The country's trade deficit has widened to hit a record four-month high of $14.62 billion during the month of May 2018. The reason behind the surge in the trade deficit is mainly attributed to the rise in the imports to the tune of 15%.
Suresh Prabhu, the Union Minister of Commerce and Industry in the central government pointed out that the exports during the month of May expanded by 28.18% and stood at US$ 28.86 billion while the imports were up by 14.85% and settled at US$ 43.48 billion.
Currently, India's trade deficit has increased to $14.62 billion from the previously recorded $13.84 billion in May 2017.
The surge in the global crude oil prices has led to the upsurged oil import bill to the tune of $11.5 billion, up by 49.46%. India mainly depends on oil imports for domestic requirements. India depends on oil imports up to 80% to meet its domestic requirements.
What is Trade Deficit?
The term trade deficit refers to an economic measure of an international trade in which a country's imports from other countries exceeds its exports. It represents an increased outflow of domestic currency to foreign markets. It is also known as the negative balance of trade.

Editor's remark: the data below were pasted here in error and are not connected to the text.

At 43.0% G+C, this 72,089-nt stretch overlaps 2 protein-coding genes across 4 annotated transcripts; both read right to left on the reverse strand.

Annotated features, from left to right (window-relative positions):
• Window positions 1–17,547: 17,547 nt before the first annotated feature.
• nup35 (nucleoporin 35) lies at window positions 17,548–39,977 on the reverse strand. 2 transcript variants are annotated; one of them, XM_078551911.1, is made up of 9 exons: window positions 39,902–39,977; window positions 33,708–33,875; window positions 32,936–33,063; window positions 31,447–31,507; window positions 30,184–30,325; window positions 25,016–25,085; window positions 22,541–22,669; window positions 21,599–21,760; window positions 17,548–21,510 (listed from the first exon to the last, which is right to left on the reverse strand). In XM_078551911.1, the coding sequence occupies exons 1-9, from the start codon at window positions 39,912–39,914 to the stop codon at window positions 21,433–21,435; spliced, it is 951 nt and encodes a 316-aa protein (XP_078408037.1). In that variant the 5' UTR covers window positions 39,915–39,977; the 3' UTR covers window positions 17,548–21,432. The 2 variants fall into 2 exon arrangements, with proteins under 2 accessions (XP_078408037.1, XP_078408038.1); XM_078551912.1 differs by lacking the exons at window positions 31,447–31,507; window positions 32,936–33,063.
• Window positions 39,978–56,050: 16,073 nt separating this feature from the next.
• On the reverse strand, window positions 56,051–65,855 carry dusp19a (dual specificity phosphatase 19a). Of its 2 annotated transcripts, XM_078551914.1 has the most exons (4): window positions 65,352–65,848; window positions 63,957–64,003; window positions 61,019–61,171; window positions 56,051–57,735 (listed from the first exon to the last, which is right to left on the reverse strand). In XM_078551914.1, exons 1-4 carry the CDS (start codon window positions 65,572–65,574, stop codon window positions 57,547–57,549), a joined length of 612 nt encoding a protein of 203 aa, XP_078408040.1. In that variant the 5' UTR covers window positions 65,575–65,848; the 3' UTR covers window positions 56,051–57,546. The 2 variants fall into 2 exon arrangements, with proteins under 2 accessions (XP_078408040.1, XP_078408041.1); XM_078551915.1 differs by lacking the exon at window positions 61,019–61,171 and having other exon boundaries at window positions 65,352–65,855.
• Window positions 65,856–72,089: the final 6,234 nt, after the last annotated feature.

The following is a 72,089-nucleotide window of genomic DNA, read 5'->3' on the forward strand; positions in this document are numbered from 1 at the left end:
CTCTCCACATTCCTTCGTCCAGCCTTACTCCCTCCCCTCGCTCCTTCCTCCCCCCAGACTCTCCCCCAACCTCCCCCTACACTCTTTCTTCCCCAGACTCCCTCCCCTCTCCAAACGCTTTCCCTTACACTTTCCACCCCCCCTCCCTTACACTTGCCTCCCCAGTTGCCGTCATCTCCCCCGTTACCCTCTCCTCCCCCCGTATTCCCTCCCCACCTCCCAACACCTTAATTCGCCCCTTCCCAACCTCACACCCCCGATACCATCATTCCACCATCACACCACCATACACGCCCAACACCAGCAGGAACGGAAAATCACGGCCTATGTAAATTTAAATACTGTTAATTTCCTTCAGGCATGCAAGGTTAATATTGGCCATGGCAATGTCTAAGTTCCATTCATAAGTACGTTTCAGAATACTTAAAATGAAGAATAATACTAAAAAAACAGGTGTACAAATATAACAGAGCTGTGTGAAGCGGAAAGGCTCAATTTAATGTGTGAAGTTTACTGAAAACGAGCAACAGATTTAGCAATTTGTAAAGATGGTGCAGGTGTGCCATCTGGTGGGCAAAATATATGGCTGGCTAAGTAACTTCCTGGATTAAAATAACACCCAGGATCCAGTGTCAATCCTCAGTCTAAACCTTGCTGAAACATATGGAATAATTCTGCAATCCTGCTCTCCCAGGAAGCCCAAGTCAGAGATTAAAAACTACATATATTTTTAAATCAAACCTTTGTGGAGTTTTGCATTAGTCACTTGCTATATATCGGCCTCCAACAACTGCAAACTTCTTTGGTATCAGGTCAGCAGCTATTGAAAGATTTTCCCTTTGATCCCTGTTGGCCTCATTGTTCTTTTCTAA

Increased trade deficits are likely to have an adverse effect on the economy of the country. If a country imports more goods than its exports over a period of time, the country will definitely land itself in debt. The investors will also notice the declining trend in spending on domestic goods, which will likely impact the domestic companies and their stock prices.
Impact of Trade Deficit on Indian Economy
The increased trade deficit will affect the stability of the country and there will be a decline in the employment rate. If the imports from foreign countries are more then the demand for exports, domestic jobs will decline in the home country.
The currency value will also take a hit due to the trade deficit. The demand for a country's exports impacts its respective currency value. For example: Indian companies which are selling their goods abroad has to convert those foreign currencies back into Indian rupee to pay for the suppliers, employees and so on. As the demand for exports falls against imports, the value of the rupee declines.
Apart from this the trade deficits also affects the country's interest rates and foreign direct investments.